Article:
Friday, July 2, 2010

Deuce Lutui Ready to Become US Citizen ‎

Cardinals guard Taitusi "Deuce" Lutui was only a few months old when he, his parents and five siblings immigrated to the United States from Tonga. Lutui jokes that the move came because he weighed 13 pounds and "there was no room for me in Tonga."

The real reason is that Lutui's parents wanted a better life for the family. All jokes aside, Lutui will be thinking about his father, Inoke, on Friday when Lutui becomes the first member of his family to become a U.S. citizen.

"I feel a lot more whole and fulfilled," Lutui said. "It was my father's dream."

Lutui will be among 204 legal residents who take the Oath of Allegiance this morning at South Mountain Community College as part of the Fiesta of Independence celebration.

"This day is very important to me," Lutui said. "I feel like I'm graduating again. I should wear my cap and gown."

Lutui started the citizenship-application process in 2001, but the Sept. 11 attacks caused delays. Some of the final requirements were met last fall, when Lutui had to miss some practices and meetings for interviews.
As someone who had lived most of his life in Mesa, he said some of the questions were almost comical. "I don't think I studied for it," he said. "They were asking me things like what was the longest river in the U.S. They were common-sense questions."

Lutui called it "frustrating" to miss practice because of the citizenship process, but he had the full support of coach Ken Whisenhunt.

"It was a no-brainer," Lutui said. "He let me go."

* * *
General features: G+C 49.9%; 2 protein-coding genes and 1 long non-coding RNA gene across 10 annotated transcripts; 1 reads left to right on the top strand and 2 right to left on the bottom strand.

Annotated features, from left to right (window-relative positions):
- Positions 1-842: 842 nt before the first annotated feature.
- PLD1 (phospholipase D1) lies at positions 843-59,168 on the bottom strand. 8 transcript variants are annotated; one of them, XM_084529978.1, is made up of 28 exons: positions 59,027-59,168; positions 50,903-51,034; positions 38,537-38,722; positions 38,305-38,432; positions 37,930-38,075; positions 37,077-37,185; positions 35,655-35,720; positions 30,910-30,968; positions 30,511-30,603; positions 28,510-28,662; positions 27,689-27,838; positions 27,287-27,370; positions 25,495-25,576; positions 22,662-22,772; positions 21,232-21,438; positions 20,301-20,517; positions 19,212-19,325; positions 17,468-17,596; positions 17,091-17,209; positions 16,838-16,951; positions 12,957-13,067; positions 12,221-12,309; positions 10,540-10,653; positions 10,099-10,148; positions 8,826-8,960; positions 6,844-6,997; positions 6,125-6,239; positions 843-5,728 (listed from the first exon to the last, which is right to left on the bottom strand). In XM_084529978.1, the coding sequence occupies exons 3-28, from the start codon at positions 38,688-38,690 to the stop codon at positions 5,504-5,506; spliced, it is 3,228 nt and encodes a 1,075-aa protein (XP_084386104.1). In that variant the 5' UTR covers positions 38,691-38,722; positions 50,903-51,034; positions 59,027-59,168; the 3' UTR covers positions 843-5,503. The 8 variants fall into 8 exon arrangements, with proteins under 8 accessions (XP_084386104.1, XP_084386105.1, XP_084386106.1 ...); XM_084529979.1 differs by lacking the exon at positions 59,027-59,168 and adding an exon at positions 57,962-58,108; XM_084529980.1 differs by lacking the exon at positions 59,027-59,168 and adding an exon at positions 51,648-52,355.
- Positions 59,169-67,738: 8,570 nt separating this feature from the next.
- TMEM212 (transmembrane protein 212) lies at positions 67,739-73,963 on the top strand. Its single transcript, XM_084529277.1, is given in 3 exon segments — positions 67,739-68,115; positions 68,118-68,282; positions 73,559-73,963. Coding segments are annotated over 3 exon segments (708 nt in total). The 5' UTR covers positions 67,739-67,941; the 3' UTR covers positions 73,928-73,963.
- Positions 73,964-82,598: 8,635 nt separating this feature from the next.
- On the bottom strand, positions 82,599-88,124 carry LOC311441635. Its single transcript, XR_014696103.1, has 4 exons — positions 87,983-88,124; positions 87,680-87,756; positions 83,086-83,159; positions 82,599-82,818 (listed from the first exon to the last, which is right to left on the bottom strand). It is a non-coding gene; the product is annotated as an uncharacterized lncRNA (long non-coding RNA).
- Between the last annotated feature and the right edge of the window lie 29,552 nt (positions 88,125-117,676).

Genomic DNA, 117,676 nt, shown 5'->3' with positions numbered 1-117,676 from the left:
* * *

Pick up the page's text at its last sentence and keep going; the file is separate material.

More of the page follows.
The final interview came the week before Thanksgiving, as the Cardinals prepared to play in St. Louis. Inoke Lutui passed away that same week.

Lutui started that game, despite missing practice time.
"I wish he was alive for this," Lutui said of his father. "I'm accomplishing one of his goals."

This is a high point in a tumultuous off-season for Lutui, a second-round pick out of Southern California in 2006. A restricted free agent, Lutui missed all off-season workouts because he wanted a long-term deal from the Cardinals.

The team was offering a one-year, qualifying offer of $1.76 million, which Lutui ultimately signed. Lutui's absence frustrated coaches, who were concerned about the guard's conditioning.

A recent report said Lutui weighed 396 pounds.

Lutui declined to comment Thursday about his contract and his weight, preferring to concentrate on Friday's achievement.

The ongoing immigration debate provides an intriguing backdrop to the ceremony. As a longtime Arizona resident, Lutui is familiar with the controversy surrounding SB 1070 and has mixed feelings about it.

"I'm on both ends," he said. "Enforcing the laws of 1070, it's something to think about.

"I'm not a citizen and I'm driving, knowing at any given time I could be questioned and thinking, 'Oh, freak, where is my green card?'

"(Friday) I'm going to throw that green card away. It feels good to have that weight off my shoulders. I've been waiting a long time. I understand both sides, of how to do it right and also being a non-citizen. But, hey, I still play for 'Los Cardenales.' "

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